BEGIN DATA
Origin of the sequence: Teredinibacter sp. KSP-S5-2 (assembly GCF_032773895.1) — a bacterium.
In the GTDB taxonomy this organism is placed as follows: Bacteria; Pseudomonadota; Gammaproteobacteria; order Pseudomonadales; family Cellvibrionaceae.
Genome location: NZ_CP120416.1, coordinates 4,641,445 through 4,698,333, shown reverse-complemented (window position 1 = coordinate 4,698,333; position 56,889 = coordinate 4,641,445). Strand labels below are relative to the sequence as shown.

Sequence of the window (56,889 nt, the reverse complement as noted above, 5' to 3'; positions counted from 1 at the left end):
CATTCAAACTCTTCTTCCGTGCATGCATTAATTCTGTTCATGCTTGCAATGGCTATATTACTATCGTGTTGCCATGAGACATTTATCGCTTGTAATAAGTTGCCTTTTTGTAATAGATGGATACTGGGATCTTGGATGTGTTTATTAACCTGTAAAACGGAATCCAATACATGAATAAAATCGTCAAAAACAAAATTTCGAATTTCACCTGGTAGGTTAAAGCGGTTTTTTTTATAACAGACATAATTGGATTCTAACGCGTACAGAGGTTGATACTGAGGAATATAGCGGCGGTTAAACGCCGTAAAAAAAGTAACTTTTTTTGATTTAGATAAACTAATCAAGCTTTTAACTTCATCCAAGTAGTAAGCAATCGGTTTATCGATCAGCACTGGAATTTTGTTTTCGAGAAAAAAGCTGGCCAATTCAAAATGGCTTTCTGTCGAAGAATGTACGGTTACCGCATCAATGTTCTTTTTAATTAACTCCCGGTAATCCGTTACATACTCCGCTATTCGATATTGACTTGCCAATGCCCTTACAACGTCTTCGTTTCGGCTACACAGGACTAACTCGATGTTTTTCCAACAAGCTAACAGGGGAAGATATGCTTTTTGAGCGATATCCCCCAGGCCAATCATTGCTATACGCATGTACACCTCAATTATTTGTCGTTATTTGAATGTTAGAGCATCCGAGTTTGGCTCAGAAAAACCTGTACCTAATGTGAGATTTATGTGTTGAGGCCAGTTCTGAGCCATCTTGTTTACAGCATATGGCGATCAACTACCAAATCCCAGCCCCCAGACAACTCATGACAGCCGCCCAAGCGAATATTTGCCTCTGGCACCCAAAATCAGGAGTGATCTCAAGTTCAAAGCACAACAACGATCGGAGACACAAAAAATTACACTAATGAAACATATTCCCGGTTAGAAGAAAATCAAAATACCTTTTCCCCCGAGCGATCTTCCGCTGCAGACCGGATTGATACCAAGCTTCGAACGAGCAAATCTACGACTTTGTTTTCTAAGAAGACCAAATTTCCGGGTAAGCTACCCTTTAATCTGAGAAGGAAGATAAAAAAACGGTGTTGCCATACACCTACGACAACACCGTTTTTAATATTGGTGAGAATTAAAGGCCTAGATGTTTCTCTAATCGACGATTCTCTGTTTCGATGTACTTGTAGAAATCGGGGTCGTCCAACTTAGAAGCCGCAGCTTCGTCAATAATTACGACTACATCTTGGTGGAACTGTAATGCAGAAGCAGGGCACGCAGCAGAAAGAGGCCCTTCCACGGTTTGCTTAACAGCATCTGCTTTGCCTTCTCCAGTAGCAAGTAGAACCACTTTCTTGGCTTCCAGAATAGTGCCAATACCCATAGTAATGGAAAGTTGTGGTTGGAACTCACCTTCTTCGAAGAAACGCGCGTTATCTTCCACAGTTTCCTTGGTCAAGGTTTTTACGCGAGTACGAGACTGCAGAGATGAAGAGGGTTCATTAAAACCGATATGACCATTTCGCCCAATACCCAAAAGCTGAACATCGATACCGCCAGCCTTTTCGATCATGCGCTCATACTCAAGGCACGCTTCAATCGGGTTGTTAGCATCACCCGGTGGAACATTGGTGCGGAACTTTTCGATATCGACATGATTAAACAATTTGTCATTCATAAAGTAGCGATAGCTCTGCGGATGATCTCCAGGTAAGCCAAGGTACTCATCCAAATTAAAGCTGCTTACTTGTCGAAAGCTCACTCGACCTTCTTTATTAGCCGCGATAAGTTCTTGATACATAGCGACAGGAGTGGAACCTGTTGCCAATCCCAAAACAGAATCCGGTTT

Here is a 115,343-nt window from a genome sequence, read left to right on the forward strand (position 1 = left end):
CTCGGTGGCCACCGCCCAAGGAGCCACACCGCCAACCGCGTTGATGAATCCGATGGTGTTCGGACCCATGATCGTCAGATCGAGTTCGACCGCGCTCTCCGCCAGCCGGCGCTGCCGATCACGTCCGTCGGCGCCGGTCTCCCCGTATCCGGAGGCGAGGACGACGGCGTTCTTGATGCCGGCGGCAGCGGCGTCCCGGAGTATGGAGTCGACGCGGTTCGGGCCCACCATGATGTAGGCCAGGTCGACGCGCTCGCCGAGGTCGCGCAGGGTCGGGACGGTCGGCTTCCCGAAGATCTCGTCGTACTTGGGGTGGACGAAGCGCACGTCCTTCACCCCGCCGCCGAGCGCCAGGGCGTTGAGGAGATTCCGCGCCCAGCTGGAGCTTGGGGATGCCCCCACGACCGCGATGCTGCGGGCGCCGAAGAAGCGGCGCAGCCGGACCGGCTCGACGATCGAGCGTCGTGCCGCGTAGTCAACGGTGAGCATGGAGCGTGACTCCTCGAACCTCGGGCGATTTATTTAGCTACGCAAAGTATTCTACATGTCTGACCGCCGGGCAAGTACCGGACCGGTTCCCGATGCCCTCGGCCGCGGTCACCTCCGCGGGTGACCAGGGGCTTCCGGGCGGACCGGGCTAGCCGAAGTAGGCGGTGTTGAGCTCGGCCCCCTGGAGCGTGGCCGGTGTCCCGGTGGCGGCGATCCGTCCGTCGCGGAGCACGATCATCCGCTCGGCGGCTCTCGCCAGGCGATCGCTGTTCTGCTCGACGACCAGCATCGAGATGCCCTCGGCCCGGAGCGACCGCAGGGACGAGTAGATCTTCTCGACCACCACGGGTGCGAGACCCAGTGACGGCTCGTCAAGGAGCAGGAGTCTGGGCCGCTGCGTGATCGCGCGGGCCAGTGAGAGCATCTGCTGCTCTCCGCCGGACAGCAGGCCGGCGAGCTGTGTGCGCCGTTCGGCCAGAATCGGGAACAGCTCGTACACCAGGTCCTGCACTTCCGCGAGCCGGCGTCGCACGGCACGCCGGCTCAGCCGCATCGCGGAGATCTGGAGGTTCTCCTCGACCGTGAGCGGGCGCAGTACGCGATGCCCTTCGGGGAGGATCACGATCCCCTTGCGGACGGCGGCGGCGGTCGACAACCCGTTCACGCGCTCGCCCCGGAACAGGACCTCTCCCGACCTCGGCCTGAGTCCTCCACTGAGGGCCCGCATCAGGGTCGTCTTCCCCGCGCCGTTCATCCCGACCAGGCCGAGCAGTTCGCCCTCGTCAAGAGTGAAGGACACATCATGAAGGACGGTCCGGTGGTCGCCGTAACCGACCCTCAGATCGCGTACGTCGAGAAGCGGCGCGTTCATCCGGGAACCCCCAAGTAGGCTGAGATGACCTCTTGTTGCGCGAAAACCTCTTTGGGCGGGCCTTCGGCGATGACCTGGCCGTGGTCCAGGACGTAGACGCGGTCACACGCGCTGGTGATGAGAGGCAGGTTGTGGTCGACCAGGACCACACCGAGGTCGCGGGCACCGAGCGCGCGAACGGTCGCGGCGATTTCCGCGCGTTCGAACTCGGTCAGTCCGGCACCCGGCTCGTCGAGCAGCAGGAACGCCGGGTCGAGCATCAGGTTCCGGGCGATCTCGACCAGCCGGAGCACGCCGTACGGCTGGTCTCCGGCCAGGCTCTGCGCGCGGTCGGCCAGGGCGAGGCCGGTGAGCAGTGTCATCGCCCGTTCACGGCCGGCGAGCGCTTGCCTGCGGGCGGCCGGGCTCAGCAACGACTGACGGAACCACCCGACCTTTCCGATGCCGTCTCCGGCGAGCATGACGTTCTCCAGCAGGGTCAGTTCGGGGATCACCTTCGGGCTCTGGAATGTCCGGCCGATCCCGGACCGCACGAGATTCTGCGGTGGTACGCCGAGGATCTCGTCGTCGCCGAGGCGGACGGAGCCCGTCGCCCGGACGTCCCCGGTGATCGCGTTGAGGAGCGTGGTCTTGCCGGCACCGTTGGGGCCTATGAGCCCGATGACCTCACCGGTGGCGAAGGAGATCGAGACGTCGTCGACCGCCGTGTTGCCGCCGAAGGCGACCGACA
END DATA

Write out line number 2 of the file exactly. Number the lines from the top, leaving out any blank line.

In the GTDB taxonomy this organism is placed as follows: Bacteria; Pseudomonadota; Gammaproteobacteria; order Pseudomonadales; family Cellvibrionaceae.